Bank bailout could cost $4 trillion
Banks don't have enough capital to fix their problems, which means the Obama administration may need a lot more money to clean up the financial mess.
NEW YORK (Fortune) -- The cost of the bank bailout is likely to be much higher than $700 billion.
While the Obama administration hasn't asked Congress for more money yet, some experts warn that government spending on support for struggling financial services companies will ultimately reach into the trillions of dollars.
The first half of the controversial $700 billion program to help banks has already been spent -- mostly on buying up preferred shares of troubled banks.
Part of the remaining $350 billion may be used to purchase troubled assets from bank balance sheets and place them in what Federal Deposit Insurance Corp. chief Sheila Bair has dubbed an "aggregator bank."
And while taxpayers will surely recover some of that sum eventually, more money is likely to be needed in order for the bank rescue to work.
"The amount of working capital you'd expect the government to take into this would be around $3 trillion to $4 trillion," said Simon Johnson, a senior fellow at the Peterson Institute for International Economics and author of its Baseline Scenario financial crisis blog.
Johnson, who until last year was the chief economist at the International Monetary Fund, said that banks will need more rounds of capital from the government because their cushion against losses is too thin. He also said that there is a need to get rid of some of the toxic assets weighing on financial institutions before they can recover.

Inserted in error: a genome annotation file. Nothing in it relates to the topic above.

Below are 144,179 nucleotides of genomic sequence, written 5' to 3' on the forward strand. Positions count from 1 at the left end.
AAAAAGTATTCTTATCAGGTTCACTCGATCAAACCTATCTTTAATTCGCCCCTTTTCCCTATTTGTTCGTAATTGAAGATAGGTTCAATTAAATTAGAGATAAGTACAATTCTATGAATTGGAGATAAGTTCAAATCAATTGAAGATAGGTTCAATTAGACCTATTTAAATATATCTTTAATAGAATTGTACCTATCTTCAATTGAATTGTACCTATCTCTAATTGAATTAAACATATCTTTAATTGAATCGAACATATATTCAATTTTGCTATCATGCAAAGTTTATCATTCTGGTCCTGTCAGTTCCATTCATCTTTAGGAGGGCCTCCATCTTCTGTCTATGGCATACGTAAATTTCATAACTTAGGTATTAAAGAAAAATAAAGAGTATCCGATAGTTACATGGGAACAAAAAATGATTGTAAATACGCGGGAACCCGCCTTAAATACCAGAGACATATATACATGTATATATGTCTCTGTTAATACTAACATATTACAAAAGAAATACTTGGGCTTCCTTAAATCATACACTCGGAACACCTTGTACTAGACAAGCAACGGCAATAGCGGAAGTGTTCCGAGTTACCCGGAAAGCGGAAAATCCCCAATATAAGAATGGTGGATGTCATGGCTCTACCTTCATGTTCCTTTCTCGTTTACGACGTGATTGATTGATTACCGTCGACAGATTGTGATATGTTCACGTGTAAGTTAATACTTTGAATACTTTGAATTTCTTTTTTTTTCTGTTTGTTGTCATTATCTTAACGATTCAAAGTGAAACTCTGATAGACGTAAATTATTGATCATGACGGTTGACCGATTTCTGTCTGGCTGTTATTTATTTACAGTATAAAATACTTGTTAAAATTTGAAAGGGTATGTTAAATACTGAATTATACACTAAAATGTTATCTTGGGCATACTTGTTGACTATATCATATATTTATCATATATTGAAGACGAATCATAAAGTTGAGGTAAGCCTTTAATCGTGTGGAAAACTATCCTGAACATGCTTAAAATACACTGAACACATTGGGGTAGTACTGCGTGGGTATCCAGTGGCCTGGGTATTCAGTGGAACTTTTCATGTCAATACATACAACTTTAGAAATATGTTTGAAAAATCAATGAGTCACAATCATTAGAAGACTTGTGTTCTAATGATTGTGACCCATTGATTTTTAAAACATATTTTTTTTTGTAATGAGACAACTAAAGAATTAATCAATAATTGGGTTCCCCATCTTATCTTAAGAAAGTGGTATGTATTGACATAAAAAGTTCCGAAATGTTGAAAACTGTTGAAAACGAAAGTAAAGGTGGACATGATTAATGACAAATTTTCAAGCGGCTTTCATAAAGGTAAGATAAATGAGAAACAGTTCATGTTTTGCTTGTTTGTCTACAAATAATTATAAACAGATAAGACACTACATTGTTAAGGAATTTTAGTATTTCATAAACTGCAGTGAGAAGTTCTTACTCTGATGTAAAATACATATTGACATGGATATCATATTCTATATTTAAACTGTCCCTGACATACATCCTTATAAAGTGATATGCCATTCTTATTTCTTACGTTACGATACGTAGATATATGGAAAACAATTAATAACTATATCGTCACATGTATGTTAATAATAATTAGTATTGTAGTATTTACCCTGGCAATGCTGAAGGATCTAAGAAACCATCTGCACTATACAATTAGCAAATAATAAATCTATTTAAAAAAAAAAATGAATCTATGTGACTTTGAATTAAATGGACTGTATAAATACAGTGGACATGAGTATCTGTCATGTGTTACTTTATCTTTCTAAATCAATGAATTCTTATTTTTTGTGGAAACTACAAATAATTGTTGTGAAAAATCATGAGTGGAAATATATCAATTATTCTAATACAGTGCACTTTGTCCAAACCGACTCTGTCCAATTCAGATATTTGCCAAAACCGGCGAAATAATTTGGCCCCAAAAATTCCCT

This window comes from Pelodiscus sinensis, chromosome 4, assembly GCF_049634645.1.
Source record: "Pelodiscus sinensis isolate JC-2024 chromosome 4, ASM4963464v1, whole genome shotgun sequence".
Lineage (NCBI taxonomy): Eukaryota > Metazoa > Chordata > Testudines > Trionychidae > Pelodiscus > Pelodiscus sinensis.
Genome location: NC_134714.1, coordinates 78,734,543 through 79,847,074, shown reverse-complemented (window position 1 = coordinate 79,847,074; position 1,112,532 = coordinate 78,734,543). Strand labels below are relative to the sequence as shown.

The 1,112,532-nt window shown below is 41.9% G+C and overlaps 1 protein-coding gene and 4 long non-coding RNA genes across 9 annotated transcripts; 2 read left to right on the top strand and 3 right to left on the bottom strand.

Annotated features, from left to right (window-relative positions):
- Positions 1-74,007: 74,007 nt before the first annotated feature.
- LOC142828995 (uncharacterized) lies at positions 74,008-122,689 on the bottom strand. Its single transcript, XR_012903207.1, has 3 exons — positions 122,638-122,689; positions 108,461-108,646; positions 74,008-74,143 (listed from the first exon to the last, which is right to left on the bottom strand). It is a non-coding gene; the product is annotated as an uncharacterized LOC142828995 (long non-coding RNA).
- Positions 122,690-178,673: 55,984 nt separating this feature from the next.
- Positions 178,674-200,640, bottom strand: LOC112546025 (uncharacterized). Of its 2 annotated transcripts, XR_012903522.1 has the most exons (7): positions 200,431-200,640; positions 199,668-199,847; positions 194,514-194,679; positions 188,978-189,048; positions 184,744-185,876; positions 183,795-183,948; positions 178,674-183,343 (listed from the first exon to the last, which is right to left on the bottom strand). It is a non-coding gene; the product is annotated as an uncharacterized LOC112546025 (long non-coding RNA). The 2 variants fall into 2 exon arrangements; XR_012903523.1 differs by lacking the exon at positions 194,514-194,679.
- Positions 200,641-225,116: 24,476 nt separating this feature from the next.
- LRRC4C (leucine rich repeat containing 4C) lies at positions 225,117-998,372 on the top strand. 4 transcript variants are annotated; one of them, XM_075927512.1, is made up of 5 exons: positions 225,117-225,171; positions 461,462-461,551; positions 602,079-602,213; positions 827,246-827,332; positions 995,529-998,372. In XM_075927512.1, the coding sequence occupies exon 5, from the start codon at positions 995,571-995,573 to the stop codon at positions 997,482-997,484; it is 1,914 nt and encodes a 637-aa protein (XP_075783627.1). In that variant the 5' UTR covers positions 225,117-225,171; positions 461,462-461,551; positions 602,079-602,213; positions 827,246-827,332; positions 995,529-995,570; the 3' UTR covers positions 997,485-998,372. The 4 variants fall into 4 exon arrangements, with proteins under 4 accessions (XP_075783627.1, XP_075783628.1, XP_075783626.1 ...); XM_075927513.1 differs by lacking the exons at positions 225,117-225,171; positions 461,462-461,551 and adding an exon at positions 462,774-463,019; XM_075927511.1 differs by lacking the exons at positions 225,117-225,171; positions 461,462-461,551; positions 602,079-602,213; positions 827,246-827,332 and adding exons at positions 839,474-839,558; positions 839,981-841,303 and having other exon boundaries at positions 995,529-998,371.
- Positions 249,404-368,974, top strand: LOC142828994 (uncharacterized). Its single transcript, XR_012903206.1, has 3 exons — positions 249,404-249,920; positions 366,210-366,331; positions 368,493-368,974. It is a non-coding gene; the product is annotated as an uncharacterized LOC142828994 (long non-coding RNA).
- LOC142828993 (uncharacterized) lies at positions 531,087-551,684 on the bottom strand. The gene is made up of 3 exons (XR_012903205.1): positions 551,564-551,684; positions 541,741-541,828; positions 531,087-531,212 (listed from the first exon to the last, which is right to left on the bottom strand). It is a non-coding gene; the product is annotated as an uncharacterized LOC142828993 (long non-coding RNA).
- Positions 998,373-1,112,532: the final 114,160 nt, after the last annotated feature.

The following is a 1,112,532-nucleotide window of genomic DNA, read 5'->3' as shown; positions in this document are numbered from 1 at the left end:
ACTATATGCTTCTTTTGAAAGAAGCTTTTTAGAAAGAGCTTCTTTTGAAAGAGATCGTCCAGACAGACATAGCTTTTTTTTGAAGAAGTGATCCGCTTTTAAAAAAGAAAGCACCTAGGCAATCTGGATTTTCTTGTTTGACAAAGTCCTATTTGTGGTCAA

With that in mind, he thinks that the net cost to U.S. taxpayers for a broadened bailout would be about $1 trillion to $2 trillion, or between 5% and 10% of U.S. gross domestic product. He said this figure is "in line with the experience" of other nations that have tried massive banking system restructuring.
Johnson isn't the first to estimate that the final cost of a bank bailout will be well north of $1 trillion. FBR Capital analyst Paul Miller said in November that just the top eight U.S. financial institutions alone needed at least $1 trillion in new common equity.
But calls for a comprehensive response from the government have increased in recent weeks following the free fall of bank stocks.
The KBW Bank index has dropped 35% in January after a 50% plunge in 2008, as investors worry that the government may be forced to nationalize some banks -- and wipe out shareholders in the process. Shares of Citigroup (C, Fortune 500) and Bank of America (BAC, Fortune 500) have been particularly hard hit.
"The big banks are a hope trade right now," Johnson said.
Though the Obama administration hasn't said it will need more money beyond the second $350 billion installment of the Troubled Asset Relief Program, or TARP, officials have not ruled out the possibility of asking Congress for further funds.